Migrant workers are reported to have been evicted from Doha apartment buildings to make room for World Cup visitors.

Worries about human rights

There is also concern about the country's attitude to the LGBTQ community.

The Canadian government's formal guidance for fans travelling to the tournament warns "Qatari law criminalizes sexual acts and relationships between persons of the same sex or unmarried people."

Fans "don't want to stay in a hotel where same-sex couples may be turned away," Worden said, referring to the reported anti-LGBTQ policies of certain establishments.

Canada Soccer, the country's soccer federation, promised to provide "cultural awareness" training to players and staff before departing for Qatar. 

"We're a smart group … guys know what's going on," Alistair Johnston, a defender on Canada's World Cup squad, told CBC News before departing for Qatar. It's the first time in 36 years the country has qualified for the men's tournament.

Alistair Johnston, who will play for Canada, said the team is aware of the controversies surrounding this year's tournament. (Hannah McKay/Reuters)

Johnston said the team hasn't decided whether they would take a stand on human rights while at the tournament, but "we do have strong beliefs on what is right and what is wrong."

Access to booze in Qatar may seem less pressing in comparison, but for many fans, the issue remains a concern.

The booze debacle

The country doesn't ban liquor outright, like its neighbour Saudi Arabia, but alcohol sales are tightly controlled. Beer is typically available in hotel bars, as it will be throughout the World Cup. And it will come at premium prices.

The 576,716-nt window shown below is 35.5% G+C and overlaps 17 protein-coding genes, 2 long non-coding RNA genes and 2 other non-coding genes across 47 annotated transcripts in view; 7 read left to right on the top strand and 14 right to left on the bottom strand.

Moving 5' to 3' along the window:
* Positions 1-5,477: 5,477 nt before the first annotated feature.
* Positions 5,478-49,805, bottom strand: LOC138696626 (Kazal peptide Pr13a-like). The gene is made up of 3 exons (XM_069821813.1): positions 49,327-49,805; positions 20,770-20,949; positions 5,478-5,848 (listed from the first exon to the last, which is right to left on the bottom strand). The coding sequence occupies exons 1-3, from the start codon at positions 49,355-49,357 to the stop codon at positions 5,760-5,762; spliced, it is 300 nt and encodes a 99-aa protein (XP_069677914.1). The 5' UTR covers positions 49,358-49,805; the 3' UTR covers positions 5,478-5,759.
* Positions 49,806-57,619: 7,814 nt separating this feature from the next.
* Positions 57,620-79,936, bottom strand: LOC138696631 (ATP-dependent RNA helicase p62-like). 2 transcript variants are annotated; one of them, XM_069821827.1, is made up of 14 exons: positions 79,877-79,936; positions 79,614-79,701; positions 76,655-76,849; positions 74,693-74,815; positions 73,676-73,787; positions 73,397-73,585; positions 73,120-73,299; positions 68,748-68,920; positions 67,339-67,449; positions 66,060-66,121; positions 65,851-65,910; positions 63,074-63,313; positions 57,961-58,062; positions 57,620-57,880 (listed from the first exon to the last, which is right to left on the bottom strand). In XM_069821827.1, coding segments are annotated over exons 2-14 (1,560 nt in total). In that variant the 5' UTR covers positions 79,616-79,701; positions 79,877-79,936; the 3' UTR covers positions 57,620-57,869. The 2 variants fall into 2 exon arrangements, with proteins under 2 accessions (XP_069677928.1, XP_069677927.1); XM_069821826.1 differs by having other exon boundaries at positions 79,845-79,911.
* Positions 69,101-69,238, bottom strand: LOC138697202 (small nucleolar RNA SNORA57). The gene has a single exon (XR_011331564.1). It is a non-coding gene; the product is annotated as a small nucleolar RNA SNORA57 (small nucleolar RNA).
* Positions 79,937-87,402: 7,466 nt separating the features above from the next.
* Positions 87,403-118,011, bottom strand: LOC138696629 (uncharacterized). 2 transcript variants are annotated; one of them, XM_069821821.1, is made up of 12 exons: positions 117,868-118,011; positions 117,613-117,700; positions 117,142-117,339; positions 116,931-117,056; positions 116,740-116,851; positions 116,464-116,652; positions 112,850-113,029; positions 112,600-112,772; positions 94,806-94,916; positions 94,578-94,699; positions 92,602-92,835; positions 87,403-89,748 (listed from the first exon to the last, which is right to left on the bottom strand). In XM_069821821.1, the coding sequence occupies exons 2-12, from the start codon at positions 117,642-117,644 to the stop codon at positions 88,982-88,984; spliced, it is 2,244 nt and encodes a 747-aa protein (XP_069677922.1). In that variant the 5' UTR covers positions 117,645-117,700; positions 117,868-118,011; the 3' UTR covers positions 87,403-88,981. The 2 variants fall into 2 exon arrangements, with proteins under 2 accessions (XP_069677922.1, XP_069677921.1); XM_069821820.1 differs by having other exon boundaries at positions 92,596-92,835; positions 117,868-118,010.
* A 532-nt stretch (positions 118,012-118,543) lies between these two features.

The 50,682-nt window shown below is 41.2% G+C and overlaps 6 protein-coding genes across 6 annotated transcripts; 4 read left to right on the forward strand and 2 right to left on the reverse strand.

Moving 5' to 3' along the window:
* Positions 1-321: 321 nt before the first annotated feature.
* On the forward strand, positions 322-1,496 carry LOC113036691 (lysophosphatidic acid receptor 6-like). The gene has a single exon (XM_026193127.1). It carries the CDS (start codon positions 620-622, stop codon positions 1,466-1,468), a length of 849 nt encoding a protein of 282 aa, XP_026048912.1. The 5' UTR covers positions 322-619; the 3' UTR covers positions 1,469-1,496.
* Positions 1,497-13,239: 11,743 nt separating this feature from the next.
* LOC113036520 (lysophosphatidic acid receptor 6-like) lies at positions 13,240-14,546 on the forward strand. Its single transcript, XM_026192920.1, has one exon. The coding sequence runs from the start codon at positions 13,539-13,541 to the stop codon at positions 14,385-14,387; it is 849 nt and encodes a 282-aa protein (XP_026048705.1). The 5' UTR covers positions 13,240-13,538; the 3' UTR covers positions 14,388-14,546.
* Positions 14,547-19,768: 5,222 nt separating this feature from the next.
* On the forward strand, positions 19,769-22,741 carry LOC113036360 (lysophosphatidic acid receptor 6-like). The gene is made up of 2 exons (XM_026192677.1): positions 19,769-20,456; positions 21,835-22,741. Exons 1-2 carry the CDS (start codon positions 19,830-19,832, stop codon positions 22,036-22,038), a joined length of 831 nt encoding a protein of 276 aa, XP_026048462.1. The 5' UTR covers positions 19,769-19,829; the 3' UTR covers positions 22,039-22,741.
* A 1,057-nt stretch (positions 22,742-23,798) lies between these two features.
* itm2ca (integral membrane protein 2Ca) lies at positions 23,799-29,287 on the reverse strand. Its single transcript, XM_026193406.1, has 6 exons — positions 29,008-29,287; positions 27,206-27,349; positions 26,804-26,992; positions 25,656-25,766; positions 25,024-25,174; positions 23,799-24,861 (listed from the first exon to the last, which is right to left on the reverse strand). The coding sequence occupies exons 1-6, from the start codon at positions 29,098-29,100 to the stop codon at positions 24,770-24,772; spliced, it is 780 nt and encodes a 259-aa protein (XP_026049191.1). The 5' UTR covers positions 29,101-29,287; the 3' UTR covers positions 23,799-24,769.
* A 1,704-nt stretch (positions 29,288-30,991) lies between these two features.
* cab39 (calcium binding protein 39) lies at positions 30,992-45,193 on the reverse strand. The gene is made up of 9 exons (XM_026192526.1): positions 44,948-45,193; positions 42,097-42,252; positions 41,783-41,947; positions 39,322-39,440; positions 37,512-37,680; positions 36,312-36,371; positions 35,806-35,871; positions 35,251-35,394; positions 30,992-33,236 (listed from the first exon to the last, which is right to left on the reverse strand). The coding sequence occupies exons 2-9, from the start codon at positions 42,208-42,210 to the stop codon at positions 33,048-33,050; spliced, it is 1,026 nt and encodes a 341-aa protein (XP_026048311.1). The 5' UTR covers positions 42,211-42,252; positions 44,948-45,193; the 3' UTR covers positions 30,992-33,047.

Take, for instance, Canada Soccer House, the party being held on six separate dates at a five-star Doha hotel and planned by Canada's soccer federation. A ticket purchase includes "complimentary licensed beverages and pub-style food." A three-hour pass goes for $249 Cdn.

Budweiser, a major World Cup sponsor, was set to be allowed to sell its products in certain areas around tournament venues and fan zones. But a last-minute decision by Qatari authorities on Friday forced the company to cancel plans to sell any alcoholic beer in or near stadiums.

Global Affairs Canada expects up to 25,000 Canadians will be there to witness the tournament in person. Some fans have grown accustomed to the organizers' unconventional approach to planning.

WATCH | Canada announces its roster for the 2022 World Cup:

Canada Soccer unveils Qatar World Cup roster

3 months ago
Duration 2:08
With a week until the World Cup begins, Canada named its 26-man roster, stacking the team with major league talent and players like Alphonso Davies who are hoping to make history in Qatar.

John Davidson, a fan from Toronto, told CBC he bought tickets to World Cup games in February. Then he "heard nothing and received nothing" for months, until his digital tickets arrived in October. 

"We saw the credit card billing, so I knew that they had taken the funds." He said organizers provided "radio silence."

Davidson said the Canadian team's fan club, the Voyageurs, have proven a better source of information than Qatari organizers or Canada Soccer.

He's looking forward to attending all of Canada's games. "I'm 90 per cent confident that's going to work," he said.

The various controversies aren't front of mind for everyone. 

"It's going to be incredible, momentous… [Canada] is going to make history," said Omar Razhar, a fan who spoke to CBC at a recent Voyageurs event in Toronto.

"I'm so looking forward to the trip to Qatar."

WATCH | World Cup staged for 1st time in Middle East: 

2022 World Cup begins in Qatar amid global scrutiny

3 months ago
Duration 2:09
The 2022 FIFA World Cup is now underway in Qatar amid ongoing concerns about human rights in that country. A last-minute alcohol ban means fans can't enjoy beer with games, but excitement for the tournament is high.

ABOUT THE AUTHOR

Thomas Daigle

Senior Reporter

Thomas is a CBC News reporter based in Toronto. In recent years, he has covered some of the biggest stories in the world, from the 2015 Paris attacks to the Tokyo Olympics and the funeral of Queen Elizabeth II. He reported from the Lac-Mégantic rail disaster, the Freedom Convoy protest in Ottawa and the Pope's visit to Canada aimed at reconciliation with Indigenous people.

With files from Simon Dingley and Victoria Stunt